I feel ya! I’ve been there myself a few times. You love those pretty displays and the images that you see presented by the designers, and you wonder exactly how to print perfect printables for yourself. What is the magic technique that they are using to get them so vibrant?
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Since the work that I do includes graphic design, I feel that I am in a perfect position to address these issues. In addition, I have fielded my fair share of questions from people who have downloaded or purchased printables from me. So, I think I have a good grasp on what people want to know.
The most frequent question that I receive is from people wanting to know how I get my printables to come out so crisp and vibrant. Do I use a professional printing service? Do I have a big commercial printer? Is there some hidden secret to the paper that I use?
No, no, and no. Anyone can get professional results, and I am going to tell you exactly what I use and how I do it. But be forewarned, this post is in-depth. So, sit back and grab your coffee! (or wine)
What Affects the Quality of a Printable?
I know some people out there have completely switched over to paperless, but I am still a bit old school. I love to see the gorgeous prints and to be able to dot things down in pen. Since you are here reading this, I assume you are the same way.
So, to begin, there are three things that can affect the quality of a printable – the file, the paper, and the printer. Two out of the three things are within your control. The only one that you can’t control is the file.
File Type and Compression…
Digital downloads typically come as either a pdf, jpg, or a png file. Of these, the most common is the pdf file. That is because a pdf assures that the file will stay consistent across systems, printers, browsers, etc.
You can also find printables in jpg or png formats, but even those typically include a pdf version. These are used only if the image may need to be resized such as a logo, icon, or if it is something that is meant to be combined with other documents.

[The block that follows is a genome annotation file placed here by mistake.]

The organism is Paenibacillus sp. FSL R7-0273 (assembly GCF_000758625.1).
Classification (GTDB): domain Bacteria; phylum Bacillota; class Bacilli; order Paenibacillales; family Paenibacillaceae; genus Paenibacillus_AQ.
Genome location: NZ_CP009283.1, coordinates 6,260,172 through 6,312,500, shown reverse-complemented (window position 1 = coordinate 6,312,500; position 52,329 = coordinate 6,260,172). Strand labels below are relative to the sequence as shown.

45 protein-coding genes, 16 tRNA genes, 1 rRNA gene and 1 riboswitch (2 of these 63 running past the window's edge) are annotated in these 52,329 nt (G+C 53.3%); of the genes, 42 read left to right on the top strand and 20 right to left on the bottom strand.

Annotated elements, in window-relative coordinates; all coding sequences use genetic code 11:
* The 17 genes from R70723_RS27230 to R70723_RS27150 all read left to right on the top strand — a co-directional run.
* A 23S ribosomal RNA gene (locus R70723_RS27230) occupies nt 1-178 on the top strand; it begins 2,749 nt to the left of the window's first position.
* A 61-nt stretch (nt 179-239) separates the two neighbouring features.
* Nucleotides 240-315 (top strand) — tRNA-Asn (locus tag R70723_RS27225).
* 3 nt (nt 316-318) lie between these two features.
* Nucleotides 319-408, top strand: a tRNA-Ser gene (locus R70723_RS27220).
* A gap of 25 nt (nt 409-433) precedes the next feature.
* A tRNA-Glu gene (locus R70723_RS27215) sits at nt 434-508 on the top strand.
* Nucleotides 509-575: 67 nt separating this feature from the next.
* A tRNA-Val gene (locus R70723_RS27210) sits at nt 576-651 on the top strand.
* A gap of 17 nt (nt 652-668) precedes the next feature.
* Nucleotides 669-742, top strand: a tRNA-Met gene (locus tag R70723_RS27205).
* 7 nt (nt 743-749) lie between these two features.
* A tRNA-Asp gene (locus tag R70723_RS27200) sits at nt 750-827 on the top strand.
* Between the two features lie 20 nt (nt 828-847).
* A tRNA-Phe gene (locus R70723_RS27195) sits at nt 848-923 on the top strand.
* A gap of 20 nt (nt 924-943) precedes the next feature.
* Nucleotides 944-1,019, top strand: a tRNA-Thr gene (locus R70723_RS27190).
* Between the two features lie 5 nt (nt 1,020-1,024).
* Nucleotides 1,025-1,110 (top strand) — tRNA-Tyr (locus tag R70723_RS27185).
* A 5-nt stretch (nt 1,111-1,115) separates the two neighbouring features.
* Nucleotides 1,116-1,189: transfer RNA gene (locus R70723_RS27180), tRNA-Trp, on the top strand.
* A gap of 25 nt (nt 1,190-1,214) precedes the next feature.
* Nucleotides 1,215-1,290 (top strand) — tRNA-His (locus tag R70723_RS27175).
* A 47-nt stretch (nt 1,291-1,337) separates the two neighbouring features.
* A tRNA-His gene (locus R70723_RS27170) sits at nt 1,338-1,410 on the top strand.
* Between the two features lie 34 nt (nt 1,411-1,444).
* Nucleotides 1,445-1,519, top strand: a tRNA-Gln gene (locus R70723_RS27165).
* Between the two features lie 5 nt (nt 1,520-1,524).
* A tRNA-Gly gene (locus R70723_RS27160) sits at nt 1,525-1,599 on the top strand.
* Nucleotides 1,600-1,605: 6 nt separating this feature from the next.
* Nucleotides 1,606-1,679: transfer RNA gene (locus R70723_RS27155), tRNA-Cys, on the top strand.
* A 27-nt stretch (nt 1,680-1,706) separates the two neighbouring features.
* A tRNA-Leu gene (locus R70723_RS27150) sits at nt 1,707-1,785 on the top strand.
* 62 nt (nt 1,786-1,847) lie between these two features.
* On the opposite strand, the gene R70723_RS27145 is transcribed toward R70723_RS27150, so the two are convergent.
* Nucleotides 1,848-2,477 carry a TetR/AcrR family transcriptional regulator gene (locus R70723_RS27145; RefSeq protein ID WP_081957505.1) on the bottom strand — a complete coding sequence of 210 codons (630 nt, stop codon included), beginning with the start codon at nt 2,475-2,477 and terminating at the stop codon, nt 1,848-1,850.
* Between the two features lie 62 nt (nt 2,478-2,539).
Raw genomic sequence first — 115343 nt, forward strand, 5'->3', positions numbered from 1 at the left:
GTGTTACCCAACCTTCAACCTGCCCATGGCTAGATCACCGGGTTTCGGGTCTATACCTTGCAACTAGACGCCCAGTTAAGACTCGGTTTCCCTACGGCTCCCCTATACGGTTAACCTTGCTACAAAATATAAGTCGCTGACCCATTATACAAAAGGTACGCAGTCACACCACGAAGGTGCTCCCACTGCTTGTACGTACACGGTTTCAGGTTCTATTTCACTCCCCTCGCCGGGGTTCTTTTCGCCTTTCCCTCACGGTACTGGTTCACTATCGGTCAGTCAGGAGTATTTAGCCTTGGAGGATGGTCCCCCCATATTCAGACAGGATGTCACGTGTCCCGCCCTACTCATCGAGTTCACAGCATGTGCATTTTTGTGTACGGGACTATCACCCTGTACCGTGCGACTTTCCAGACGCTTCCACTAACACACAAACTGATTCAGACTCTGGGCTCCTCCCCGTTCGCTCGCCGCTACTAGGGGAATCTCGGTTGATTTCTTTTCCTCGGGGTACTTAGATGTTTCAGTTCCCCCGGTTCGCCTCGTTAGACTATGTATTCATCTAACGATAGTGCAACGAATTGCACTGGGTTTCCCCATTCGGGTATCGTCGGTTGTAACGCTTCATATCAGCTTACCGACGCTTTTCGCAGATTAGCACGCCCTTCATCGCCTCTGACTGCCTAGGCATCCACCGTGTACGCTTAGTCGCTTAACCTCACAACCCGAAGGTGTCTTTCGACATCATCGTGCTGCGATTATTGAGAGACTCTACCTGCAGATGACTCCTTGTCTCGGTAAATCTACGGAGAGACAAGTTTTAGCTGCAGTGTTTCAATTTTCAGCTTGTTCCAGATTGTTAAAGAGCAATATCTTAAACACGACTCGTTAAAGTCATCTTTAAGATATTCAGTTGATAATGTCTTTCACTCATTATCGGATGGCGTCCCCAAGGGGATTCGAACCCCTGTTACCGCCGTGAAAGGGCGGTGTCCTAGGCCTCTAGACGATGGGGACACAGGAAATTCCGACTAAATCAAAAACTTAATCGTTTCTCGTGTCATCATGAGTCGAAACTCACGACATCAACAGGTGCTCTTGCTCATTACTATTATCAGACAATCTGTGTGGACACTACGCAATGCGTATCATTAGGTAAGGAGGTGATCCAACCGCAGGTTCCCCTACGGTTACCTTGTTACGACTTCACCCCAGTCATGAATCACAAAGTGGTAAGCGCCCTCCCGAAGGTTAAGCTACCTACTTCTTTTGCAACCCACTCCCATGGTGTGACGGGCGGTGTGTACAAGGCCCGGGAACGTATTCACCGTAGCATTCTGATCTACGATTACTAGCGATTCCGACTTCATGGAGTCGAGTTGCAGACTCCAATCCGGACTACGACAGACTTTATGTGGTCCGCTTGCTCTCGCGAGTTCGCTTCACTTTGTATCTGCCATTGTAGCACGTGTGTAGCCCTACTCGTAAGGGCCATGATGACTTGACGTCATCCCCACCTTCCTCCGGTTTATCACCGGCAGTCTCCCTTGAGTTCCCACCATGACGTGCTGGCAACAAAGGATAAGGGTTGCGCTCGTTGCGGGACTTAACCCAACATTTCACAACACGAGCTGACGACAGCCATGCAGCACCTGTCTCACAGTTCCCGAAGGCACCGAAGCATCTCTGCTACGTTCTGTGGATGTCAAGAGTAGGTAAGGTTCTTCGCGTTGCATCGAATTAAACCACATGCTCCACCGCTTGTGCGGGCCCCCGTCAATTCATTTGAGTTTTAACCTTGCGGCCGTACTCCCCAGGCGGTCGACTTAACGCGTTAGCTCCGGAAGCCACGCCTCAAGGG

The last type of download that you may find is templates. Templates are generally offered in whatever format that the user will be editing in and are intended as an incomplete document.
For instance, I offer Photoshop templates that come as a PSD file. However, a finished and ready for print file should not be delivered in such formats to an end-user.
Regardless of the type, the best results come from those created at 300dpi. Often times, free printables will be set at 70dpi, and while they can still look good, they probably won’t be as nice as a 300dpi.
The reason for 70dpi is generally because we bloggers put a high degree of importance on keeping images and files small. If they get too large, the Google gods frown down upon us. So, we do the best that we can.
I try to design all of my free printables at 300dpi whenever I can, but that isn’t always possible. So, to get my super high-quality stuff out there, I have an online store.
Stores will generally offer you a very high-quality print. That is because they have much more space to devote to one individual item. Reducing the file size is much less of a concern.
Just make sure that if you are paying for the print, you are getting a 300dpi quality.
How Printers Effect Printables
When it comes to printers, you really do get what you pay for. Now, I know I said that I don’t have a commercial printer, and that is true.
However, I don’t want to leave you with the impression that just any old printer will spit out a high-quality printable because they won’t. But, in this day and age, it doesn’t cost much to get a printer that will.
Fortunately for us, printers have been around awhile. That means that the technology for nice prints has pretty much reached every level of printer available on the market.
Of course, that doesn’t mean that you should expect one of those $29 printers to produce professional quality. However, you should get nice results from just about any printer in the $100-$200 price range. Stick with me for a bit more and I will share what printers I use.
Laser VS Inkjet
When it comes to choosing, I find that most people don’t know which type of printer to buy. Should you get a Laser or an inkjet?
Well, this really depends on what type of printing that you plan to do the most often. Although, you will also want to consider the pros and cons of each.
Ink Jet Pros: